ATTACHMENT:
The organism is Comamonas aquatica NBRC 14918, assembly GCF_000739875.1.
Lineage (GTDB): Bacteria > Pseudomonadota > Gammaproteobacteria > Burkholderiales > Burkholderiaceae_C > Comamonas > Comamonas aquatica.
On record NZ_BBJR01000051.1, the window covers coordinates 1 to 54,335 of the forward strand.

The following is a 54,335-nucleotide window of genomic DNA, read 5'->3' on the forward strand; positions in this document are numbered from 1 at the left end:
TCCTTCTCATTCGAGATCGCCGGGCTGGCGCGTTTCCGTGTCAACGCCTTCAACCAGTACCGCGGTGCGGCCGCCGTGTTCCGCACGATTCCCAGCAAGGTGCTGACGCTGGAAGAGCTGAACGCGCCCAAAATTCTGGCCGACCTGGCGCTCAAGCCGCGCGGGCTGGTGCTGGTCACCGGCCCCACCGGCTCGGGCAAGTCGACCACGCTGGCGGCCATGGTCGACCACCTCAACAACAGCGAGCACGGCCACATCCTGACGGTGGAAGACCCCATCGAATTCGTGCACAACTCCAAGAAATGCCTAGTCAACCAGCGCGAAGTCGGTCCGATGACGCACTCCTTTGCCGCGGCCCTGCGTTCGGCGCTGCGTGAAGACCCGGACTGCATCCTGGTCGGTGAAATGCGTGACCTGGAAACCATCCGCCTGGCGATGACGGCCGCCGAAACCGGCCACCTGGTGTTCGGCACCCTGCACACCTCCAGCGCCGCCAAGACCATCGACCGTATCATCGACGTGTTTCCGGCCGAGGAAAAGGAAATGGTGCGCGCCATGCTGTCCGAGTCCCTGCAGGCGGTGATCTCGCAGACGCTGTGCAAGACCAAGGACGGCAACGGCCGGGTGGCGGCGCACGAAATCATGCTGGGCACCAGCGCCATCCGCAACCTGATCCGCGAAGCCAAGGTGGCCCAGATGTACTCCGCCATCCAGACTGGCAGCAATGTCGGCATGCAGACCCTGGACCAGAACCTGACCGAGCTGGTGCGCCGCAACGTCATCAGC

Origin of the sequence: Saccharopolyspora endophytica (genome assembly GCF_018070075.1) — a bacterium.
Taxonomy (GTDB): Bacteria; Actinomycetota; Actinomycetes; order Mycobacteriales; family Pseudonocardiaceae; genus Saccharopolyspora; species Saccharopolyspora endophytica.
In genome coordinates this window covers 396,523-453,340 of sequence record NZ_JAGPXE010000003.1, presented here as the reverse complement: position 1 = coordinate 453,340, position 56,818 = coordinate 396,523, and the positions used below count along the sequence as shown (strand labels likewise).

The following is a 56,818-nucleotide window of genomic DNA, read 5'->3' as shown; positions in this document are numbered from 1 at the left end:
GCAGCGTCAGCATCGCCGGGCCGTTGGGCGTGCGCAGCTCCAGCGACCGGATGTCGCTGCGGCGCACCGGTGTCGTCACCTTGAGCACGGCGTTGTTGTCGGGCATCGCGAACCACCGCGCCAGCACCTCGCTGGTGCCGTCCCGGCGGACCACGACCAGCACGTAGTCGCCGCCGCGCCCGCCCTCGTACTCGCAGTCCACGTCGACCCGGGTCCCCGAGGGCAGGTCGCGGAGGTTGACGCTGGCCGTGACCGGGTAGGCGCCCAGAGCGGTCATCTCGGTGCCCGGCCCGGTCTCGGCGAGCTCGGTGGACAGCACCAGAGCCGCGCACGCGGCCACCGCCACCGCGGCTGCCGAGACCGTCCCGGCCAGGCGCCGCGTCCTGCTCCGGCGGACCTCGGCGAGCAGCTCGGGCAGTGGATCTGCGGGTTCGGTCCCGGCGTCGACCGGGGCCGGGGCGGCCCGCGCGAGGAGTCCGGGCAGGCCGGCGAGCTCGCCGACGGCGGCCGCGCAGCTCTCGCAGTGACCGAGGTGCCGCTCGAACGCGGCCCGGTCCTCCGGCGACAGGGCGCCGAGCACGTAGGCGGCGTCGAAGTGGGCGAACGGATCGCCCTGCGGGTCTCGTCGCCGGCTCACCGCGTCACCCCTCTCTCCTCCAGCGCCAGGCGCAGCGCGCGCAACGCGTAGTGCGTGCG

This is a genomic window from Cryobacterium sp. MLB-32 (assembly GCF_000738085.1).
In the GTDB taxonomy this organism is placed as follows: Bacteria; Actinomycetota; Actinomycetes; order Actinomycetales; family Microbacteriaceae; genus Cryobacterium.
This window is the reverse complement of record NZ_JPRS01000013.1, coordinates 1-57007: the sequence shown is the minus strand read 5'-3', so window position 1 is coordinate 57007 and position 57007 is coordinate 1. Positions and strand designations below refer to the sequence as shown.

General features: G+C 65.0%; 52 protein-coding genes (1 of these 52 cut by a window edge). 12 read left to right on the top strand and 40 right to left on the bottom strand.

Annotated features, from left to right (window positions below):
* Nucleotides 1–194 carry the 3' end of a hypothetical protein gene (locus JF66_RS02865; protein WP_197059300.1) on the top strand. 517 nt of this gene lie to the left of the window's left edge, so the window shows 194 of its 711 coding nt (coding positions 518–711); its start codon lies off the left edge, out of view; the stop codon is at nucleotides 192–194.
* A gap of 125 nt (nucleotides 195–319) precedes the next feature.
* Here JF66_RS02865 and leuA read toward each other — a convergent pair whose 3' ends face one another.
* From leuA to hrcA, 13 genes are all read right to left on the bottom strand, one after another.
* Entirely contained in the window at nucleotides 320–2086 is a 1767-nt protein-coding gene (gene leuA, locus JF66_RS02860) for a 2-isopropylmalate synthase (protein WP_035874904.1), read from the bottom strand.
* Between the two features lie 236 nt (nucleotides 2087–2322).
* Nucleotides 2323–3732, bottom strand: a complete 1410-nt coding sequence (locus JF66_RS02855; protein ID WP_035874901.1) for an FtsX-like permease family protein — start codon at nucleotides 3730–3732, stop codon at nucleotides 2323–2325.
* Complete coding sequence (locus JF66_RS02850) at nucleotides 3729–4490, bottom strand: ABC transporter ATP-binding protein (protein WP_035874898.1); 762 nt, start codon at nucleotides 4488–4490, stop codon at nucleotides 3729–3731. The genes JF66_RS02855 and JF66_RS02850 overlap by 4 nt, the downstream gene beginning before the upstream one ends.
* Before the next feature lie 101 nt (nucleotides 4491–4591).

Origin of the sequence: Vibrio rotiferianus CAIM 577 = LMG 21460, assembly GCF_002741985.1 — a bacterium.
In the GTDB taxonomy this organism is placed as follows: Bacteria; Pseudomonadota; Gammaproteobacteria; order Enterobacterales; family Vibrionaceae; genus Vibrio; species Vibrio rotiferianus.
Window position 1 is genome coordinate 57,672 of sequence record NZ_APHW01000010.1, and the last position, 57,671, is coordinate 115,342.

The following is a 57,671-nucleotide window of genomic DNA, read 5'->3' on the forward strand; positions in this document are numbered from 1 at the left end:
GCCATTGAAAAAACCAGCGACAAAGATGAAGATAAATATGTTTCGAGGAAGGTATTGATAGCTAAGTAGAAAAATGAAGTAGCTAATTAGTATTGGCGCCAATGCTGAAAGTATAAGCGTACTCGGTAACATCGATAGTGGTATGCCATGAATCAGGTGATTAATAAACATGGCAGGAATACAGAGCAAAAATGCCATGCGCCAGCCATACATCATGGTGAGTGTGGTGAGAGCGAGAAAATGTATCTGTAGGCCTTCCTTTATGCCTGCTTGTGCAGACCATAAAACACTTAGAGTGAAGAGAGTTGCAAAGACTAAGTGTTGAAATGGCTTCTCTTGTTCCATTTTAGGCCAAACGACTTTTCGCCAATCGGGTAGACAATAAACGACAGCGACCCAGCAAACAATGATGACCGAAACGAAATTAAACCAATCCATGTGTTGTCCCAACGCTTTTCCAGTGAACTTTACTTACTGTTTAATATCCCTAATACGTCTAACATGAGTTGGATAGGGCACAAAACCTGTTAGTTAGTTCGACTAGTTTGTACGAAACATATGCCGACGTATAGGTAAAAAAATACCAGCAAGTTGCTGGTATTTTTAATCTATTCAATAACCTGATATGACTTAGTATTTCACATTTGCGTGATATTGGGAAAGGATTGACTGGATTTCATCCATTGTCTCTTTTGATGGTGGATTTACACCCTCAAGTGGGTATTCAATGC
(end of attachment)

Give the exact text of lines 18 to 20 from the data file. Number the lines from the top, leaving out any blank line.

* Here JF66_RS02865 and leuA read toward each other — a convergent pair whose 3' ends face one another.
* From leuA to hrcA, 13 genes are all read right to left on the bottom strand, one after another.
* Entirely contained in the window at nucleotides 320–2086 is a 1767-nt protein-coding gene (gene leuA, locus JF66_RS02860) for a 2-isopropylmalate synthase (protein WP_035874904.1), read from the bottom strand.